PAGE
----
Art Resin Review

Hey all!

So I have been asked about my resin process a lot & what materials I use...and there are many types of resin out there..each with their own unique way of working.  The one I use is Art Resin, and in this post I am going to show you why. 

Some resins are meant for casting and some for coating, like Art Resin. I use resin to coat jewellery made from watercolour paper, so a top coat is what I am looking for.

Like most resins, Art Resin comes in two parts; one part is resin, the other the hardener.  They are mixed together in equal parts for at least 3 minutes, then you have approximately 45 minutes to use it before it gets too thick and starts to harden.  I try and use it within a 40 minute window, as I find the little bubbles are harder to get out of the surface of resin that has been applied towards the end of the time window. 

I am coating watercolour paper that has been painted with watercolour paint, then cut into very small shapes for jewellery.

I also usually work on a silpat sheet, so that any spills can lift off easily.  Working on such small pieces (they are 1/2 inch diameter) has its challenges; controlling the resin takes practice and patience. One of the most valuable tools I have is a medicine syringe. I fill it with mixed resin and use it to apply a small amount on the surface of the paper.  Art Resin has a perfect consistency for this, not too thick and not too thin.

The syringe also helps me to cover a larger amount of pieces in a shorter amount of time.  I used to apply it with a toothpick....let’s just say it took a bit longer.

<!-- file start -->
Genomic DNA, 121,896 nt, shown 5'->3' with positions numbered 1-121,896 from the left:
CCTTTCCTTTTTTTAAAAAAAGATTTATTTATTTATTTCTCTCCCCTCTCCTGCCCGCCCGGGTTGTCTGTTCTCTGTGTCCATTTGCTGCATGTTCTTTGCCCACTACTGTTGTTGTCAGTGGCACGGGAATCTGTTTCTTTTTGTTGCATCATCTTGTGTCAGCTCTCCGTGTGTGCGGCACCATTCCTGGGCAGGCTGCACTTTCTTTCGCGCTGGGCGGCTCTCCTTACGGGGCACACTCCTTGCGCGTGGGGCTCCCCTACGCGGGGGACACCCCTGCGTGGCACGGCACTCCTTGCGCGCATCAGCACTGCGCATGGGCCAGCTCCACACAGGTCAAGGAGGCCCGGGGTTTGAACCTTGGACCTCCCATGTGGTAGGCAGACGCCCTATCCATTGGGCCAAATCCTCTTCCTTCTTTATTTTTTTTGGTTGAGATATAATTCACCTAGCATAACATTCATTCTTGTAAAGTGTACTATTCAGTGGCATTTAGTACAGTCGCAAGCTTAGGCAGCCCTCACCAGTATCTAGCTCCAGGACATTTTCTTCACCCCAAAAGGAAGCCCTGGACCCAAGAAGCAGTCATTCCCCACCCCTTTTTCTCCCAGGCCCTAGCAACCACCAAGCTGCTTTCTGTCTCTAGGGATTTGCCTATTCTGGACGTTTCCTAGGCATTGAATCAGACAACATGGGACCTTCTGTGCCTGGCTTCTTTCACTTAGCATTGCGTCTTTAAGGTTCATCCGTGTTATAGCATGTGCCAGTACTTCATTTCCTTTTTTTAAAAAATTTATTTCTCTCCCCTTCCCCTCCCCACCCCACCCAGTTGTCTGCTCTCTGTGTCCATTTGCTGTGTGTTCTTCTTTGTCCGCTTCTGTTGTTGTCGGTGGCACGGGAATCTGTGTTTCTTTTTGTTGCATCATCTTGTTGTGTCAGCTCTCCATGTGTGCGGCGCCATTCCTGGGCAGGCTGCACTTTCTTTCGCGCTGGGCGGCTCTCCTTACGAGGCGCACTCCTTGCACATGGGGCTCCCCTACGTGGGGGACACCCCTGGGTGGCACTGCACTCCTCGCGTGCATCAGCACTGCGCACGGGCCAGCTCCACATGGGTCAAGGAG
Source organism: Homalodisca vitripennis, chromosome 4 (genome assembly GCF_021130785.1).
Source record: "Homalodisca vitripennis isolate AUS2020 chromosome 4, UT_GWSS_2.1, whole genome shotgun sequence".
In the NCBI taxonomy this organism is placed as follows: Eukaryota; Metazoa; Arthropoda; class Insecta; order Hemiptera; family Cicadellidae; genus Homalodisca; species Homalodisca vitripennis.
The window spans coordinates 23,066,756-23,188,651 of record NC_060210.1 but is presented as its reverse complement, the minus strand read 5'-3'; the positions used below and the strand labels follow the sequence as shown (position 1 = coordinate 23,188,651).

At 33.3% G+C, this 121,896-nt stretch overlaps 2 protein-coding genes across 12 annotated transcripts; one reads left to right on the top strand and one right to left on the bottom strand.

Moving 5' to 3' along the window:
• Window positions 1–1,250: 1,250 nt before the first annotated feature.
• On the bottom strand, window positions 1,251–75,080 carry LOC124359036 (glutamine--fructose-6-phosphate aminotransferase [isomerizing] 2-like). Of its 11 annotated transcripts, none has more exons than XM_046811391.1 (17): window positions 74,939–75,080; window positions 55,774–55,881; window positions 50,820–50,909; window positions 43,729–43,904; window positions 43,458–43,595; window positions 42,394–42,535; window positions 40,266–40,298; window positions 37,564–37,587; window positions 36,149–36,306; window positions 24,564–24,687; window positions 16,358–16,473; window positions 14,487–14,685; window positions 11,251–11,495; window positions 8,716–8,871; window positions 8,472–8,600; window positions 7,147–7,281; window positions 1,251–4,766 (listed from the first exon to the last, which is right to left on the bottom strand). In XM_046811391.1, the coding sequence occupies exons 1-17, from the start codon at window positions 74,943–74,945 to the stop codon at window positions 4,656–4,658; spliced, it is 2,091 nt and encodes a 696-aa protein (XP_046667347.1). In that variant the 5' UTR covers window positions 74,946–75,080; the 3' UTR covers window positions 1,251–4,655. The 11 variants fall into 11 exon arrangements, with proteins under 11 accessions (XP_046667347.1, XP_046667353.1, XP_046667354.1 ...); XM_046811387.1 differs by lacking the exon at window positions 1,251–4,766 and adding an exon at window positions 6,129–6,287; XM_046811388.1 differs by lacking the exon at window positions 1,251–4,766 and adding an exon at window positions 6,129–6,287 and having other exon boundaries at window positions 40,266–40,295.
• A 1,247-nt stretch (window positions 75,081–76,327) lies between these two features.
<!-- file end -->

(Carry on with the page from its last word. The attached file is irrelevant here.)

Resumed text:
After I have applied all of the resin, I do still use a toothpick to make sure all of the resin has spread to the edges of each piece.  Often it spreads out on its own.

If all goes well, each piece has a perfectly domed top.  A blow torch works best for getting rid of any little bubbles.....I made the mistake of using a heat gun once (which blows hot air)....and the little pieces of paper went blowing right along with the hot air.  Not my most brilliant moment.

Art Resin takes about 24 hours to cure enough so that it can be handled...then the process starts all over again on the reverse side of each piece. 

Overall, Art Resin works really well for my needs.  Most resins have an extremely strong smell, but Art Resin does not.  It also does not yellow the way that other resins that I have used do. In the end, my pieces turn out like this:

Perfectly domed, protected mini watercolour paintings for your ears.

Art Resin also has a fantastic website; any question you could possibly imagine is usually addressed on the FAQ’s page you can find here.

❤️ Paula